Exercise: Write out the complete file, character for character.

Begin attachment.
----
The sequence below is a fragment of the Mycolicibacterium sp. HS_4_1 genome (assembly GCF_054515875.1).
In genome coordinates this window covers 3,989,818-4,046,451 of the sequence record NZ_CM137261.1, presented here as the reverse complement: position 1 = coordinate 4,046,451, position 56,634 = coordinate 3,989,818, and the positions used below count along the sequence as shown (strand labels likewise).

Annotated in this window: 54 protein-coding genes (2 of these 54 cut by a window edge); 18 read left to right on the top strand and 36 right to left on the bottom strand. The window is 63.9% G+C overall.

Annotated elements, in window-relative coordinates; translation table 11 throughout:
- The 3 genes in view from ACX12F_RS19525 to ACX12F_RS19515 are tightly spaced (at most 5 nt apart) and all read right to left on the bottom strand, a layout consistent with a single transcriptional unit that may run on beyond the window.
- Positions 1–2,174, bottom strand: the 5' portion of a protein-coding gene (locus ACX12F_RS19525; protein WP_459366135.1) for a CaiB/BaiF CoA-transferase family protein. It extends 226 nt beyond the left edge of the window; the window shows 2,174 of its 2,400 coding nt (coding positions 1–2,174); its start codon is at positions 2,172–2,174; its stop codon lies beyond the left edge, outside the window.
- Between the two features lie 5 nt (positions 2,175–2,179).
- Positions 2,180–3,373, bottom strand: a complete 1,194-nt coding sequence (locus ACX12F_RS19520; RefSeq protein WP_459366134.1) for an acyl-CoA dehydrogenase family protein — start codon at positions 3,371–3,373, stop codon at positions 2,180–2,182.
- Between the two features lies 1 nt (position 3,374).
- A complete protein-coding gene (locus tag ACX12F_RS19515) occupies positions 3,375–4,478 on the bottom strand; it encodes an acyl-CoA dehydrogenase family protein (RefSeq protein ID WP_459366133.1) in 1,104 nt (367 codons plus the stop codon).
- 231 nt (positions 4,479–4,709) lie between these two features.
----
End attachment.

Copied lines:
The sequence below is a fragment of the Mycolicibacterium sp. HS_4_1 genome (assembly GCF_054515875.1).
In genome coordinates this window covers 3,989,818-4,046,451 of the sequence record NZ_CM137261.1, presented here as the reverse complement: position 1 = coordinate 4,046,451, position 56,634 = coordinate 3,989,818, and the positions used below count along the sequence as shown (strand labels likewise).

Annotated in this window: 54 protein-coding genes (2 of these 54 cut by a window edge); 18 read left to right on the top strand and 36 right to left on the bottom strand. The window is 63.9% G+C overall.

Annotated elements, in window-relative coordinates; translation table 11 throughout:
- The 3 genes in view from ACX12F_RS19525 to ACX12F_RS19515 are tightly spaced (at most 5 nt apart) and all read right to left on the bottom strand, a layout consistent with a single transcriptional unit that may run on beyond the window.
- Positions 1–2,174, bottom strand: the 5' portion of a protein-coding gene (locus ACX12F_RS19525; protein WP_459366135.1) for a CaiB/BaiF CoA-transferase family protein. It extends 226 nt beyond the left edge of the window; the window shows 2,174 of its 2,400 coding nt (coding positions 1–2,174); its start codon is at positions 2,172–2,174; its stop codon lies beyond the left edge, outside the window.
- Between the two features lie 5 nt (positions 2,175–2,179).
- Positions 2,180–3,373, bottom strand: a complete 1,194-nt coding sequence (locus ACX12F_RS19520; RefSeq protein WP_459366134.1) for an acyl-CoA dehydrogenase family protein — start codon at positions 3,371–3,373, stop codon at positions 2,180–2,182.
- Between the two features lies 1 nt (position 3,374).
- A complete protein-coding gene (locus tag ACX12F_RS19515) occupies positions 3,375–4,478 on the bottom strand; it encodes an acyl-CoA dehydrogenase family protein (RefSeq protein ID WP_459366133.1) in 1,104 nt (367 codons plus the stop codon).
- 231 nt (positions 4,479–4,709) lie between these two features.